Quantitative Analysis of Occupancy and Selectivity of Covalent Small Molecule Drug Targets

Covalent drugs primarily exert their effects by forming covalent bonds with specific amino acid residues on target proteins, including cysteine, lysine, serine, among others. Aspirin was the first covalent drug molecule discovered, and several representative covalent drugs with anti-inflammatory bioactivity exist in natural products, such as artemisinin. In recent years, covalent targeted drugs have gained extensive attention from pharmaceutical companies. Currently, at least six covalent drugs targeting kinase targets have been FDA-approved, such as ibrutinib targeting the BTK kinase.

An effective approach for discovering covalent drug targets in cells or tissues is to chemically modify active small molecules by introducing reporter groups (such as biotin, bioorthogonal groups, etc.). While retaining the original activity of the small molecule, this modification allows us to directly capture the protein targets interacting with it in live cells or tissues. Subsequently, through enrichment, enzymatic digestion, mass spectrometry identification, and data analysis, omics information about the targets and amino acid residue information regarding the small molecule action can be obtained. However, in practical applications, many active molecules are not easily chemically modified, or the products produced after reacting with amino acid residues are unstable, making them unsuitable for mass spectrometry detection. In response to these challenges, SciCorpBio offers an effective solution - competitive site identification.

Technical Platform

Our technology platform is centered around a universal chemical probe. When an active small molecule reacts with an amino acid residue and occupies the binding site, this universal chemical probe generates a significant signal difference for that binding site compared to blank control samples. By detecting these differences in the labeling signals, we can accurately obtain information about the target proteins and amino acid residues of the active molecule, including both expected (on-target) and potential off-target proteins. This technology platform provides robust support for target discovery of covalent drugs and research into drug mechanisms of action.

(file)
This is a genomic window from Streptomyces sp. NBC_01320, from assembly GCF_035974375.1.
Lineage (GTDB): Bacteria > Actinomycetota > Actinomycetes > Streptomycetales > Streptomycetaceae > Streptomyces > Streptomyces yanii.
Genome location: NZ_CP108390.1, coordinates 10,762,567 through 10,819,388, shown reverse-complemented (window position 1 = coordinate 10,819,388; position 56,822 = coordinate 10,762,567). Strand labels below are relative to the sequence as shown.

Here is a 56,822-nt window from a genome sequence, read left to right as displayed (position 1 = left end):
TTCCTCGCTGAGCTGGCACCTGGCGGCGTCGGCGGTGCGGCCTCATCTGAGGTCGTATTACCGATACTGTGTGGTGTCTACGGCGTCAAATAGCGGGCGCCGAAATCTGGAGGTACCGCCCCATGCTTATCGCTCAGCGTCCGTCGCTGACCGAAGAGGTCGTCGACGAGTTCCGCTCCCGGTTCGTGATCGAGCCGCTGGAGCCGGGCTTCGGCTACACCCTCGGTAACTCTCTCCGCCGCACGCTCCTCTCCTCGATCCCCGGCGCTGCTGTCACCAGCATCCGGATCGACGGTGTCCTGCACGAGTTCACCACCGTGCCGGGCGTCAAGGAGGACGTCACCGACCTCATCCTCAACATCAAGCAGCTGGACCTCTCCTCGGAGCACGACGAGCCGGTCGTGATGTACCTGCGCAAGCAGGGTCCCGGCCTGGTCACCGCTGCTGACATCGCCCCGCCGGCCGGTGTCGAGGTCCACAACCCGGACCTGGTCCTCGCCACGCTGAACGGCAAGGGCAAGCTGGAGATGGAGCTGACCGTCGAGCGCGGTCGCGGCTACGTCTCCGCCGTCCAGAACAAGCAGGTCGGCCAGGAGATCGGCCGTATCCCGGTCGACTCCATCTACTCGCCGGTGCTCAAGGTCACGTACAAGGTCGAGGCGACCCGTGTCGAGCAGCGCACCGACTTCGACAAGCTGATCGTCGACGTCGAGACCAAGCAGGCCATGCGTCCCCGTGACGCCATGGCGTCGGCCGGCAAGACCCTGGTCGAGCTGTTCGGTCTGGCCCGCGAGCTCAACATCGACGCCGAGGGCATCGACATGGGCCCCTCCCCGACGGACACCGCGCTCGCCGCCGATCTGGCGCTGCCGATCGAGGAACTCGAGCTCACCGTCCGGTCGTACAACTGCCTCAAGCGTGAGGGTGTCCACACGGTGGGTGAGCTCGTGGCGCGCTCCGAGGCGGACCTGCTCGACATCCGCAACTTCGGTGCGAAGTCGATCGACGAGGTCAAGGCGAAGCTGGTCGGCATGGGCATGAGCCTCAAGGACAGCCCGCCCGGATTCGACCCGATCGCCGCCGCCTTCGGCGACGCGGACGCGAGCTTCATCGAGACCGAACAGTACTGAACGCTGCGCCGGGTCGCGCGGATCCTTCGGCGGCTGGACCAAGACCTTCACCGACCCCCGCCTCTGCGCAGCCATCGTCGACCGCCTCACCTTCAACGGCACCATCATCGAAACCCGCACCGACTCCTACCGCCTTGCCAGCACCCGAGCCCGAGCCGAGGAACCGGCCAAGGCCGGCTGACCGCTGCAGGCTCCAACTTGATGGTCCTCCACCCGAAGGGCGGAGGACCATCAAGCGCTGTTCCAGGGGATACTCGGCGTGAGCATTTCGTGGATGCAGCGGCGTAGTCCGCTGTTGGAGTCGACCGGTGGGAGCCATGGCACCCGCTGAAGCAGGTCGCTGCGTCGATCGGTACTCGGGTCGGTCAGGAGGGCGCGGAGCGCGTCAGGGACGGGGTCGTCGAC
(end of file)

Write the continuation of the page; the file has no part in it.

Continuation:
Our Advantages

1. Technical Excellence: Experienced team, top-tier journal publications, and authoritative industry services.
2. Core Patent Technology: Exclusive patents and advanced hardware for early drug development support.
3. One-stop Service: Covering probe design, synthesis, target discovery, bioinformatics analysis, and timely progress feedback for customer satisfaction.
4. Rigorous Quality Management: ISO9001 certification ensures trustworthy and authentic reports.

Our Service

Project Quantitative Analysis of Occupancy and Selectivity of Covalent Small Molecule Drug Targets
Sample Pure protein, cell lysate, live cells, diseased tissue, blood, bacteria, plant tissue
Hardware Platform Non-contact ultrasonic cell pulverizer,ChemiDoc MP Imaging System,Orbitrap Fusion Lumos Tribrid/Orbitrap Exploris 480/Q Exactive HF-X/timsTOF Pro 2 mass spectrometer
Project Duration 2-4 weeks
Deliverables Project Report (including experimental procedures, data analysis charts, bioinformatics analysis results)
Price Click to consult

Case Study

AMG510, developed by Amgen, is the world's first targeted drug for KRAS-G12C mutant tumors. This project aims to verify its target specificity and selectivity in corresponding mutant cells. Using Chomix's DIA-ABPP platform, we comprehensively screened the covalent targets of AMG510 in cells down to the amino acid residue level.
Experimental data show that in four repeated experiments on NCI-H358 cells, a total of 16,992 cysteine residues from 5,768 proteins were systematically analyzed. Under 1μM AMG510 treatment, the KRAS_C12 site showed significant changes, while KRAS_C80 remained unaffected, providing strong evidence for the high specificity of AMG510 towards the KRAS-G12C mutant site (marked with an asterisk indicating the targeted cysteine residue site).



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